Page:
Suddenly, their 6-year-old daughter was now their 6-year-old son, a conceit everyone in the neighborhood went along with — it’s that common in the culture.
Azita herself spent five years of her girlhood as a boy and considers her time treated as an equal among men invaluable. “I have had their experience too, so I am never embarrassed to speak to men. Nobody will ignore my talent.” Mehran’s father has enjoyed the status his new “son” confers.
“Maybe I’ll just end this stupid life,” she told Nordberg.
“When I see him, I see only my son.” When Nordberg asked about what will happen to Mehran in the future — when his bacha posh has to go back to being a girl, and the impact that will have — he had no easy answer.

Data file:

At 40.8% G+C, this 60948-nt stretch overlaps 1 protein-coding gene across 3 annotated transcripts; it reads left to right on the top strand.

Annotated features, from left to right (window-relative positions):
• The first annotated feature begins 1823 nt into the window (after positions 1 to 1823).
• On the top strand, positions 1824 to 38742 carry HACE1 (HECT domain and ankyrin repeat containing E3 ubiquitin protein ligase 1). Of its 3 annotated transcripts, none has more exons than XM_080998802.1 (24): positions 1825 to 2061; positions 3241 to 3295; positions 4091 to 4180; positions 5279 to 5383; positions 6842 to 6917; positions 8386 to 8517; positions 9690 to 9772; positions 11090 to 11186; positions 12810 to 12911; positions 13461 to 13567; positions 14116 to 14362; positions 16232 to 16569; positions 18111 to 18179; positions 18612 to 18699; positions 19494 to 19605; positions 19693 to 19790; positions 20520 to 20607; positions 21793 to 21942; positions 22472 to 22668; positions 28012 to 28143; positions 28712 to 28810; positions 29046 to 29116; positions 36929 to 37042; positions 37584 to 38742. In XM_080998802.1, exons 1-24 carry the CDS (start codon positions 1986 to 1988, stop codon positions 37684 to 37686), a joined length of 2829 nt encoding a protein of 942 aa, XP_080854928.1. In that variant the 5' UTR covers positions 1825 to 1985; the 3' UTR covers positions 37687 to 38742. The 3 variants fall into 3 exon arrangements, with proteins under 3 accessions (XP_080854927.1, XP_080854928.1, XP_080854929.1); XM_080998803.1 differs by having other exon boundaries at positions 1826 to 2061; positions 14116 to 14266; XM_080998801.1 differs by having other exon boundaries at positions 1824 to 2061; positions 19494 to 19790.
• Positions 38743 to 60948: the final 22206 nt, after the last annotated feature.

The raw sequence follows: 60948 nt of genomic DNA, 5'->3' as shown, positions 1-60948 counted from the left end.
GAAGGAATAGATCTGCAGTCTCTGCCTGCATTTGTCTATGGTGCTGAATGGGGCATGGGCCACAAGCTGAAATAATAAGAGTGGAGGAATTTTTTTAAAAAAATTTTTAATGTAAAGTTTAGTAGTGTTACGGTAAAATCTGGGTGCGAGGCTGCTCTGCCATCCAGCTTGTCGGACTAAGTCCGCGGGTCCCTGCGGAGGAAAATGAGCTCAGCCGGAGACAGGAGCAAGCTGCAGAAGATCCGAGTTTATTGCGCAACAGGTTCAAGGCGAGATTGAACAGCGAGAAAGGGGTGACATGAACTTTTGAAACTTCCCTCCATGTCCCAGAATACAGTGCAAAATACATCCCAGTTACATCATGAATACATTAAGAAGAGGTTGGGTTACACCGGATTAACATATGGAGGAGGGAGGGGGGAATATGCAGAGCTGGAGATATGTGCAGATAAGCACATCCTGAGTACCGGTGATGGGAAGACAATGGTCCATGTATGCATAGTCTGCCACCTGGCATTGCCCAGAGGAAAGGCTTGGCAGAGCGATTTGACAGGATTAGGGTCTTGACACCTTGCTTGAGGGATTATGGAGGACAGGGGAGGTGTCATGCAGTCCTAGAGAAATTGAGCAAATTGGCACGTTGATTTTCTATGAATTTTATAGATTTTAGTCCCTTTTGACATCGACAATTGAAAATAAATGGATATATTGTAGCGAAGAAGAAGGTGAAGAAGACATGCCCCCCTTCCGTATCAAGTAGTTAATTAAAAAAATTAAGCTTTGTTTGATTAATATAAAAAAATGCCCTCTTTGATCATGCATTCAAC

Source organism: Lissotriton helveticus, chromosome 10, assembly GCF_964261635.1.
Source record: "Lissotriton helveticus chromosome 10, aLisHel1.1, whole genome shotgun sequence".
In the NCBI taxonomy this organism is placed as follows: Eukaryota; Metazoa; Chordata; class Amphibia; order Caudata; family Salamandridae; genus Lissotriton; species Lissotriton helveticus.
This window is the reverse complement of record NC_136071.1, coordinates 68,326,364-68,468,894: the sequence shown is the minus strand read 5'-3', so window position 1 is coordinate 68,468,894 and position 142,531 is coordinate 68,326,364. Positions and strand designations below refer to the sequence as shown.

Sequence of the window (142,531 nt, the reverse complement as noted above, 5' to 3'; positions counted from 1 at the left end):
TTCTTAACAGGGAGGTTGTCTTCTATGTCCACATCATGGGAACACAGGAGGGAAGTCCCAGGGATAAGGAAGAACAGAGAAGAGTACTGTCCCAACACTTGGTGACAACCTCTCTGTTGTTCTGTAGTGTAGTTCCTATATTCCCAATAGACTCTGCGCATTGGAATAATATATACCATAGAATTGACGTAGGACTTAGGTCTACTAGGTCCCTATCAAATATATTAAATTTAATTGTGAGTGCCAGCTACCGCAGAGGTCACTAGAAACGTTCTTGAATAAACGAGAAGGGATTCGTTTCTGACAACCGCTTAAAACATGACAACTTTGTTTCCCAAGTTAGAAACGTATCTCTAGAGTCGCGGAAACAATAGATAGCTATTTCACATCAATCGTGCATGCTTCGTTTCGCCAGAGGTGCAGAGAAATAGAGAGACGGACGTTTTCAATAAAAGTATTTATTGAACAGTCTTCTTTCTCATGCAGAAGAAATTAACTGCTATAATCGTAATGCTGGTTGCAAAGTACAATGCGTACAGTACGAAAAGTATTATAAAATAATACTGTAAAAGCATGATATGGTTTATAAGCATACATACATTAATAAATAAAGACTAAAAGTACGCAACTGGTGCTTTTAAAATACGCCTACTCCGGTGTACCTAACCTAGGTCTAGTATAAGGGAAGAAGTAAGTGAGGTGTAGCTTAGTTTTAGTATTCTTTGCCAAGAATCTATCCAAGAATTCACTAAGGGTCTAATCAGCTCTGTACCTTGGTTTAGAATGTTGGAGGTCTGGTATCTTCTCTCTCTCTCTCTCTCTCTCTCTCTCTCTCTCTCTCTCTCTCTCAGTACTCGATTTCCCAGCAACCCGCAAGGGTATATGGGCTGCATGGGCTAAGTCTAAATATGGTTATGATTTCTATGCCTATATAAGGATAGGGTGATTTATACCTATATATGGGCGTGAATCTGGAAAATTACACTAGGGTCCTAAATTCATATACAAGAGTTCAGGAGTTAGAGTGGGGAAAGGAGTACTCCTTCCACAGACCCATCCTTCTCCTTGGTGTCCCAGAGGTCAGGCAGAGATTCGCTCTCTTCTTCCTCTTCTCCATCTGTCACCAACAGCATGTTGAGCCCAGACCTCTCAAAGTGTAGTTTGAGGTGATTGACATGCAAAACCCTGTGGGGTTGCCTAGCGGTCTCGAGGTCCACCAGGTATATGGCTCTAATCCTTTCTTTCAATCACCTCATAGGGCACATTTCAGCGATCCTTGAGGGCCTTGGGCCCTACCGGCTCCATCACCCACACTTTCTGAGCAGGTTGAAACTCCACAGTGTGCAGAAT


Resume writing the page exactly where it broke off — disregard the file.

“This is the need for today, and I don’t know about tomorrow,” he said.
Politicians and citizens expressed deep suspicion: If Azita couldn’t give birth to a son, how could she be trusted to hold a seat in parliament?
Why would anyone want to be represented by such an abject failure, or a woman who perhaps didn’t want sons badly enough? Shortly thereafter, Azita and her husband came up with a plan.